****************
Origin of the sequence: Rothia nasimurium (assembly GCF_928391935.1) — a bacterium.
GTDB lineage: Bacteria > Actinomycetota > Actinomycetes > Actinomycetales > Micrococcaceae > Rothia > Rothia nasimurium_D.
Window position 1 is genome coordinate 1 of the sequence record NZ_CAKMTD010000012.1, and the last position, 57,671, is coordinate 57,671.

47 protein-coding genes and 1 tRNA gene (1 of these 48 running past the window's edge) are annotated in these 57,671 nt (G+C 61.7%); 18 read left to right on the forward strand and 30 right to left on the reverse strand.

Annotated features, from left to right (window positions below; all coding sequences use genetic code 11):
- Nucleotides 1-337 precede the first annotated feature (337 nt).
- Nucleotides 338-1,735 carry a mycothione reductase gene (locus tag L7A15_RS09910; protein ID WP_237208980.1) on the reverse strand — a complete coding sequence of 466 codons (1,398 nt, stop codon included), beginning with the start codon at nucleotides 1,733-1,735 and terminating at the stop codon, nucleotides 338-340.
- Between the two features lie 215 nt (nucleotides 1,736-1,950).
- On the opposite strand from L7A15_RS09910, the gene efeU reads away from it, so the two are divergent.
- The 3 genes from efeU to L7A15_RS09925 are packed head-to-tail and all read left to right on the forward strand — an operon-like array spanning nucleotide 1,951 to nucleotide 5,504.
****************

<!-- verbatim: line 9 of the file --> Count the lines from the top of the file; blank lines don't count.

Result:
- On the opposite strand from L7A15_RS09910, the gene efeU reads away from it, so the two are divergent.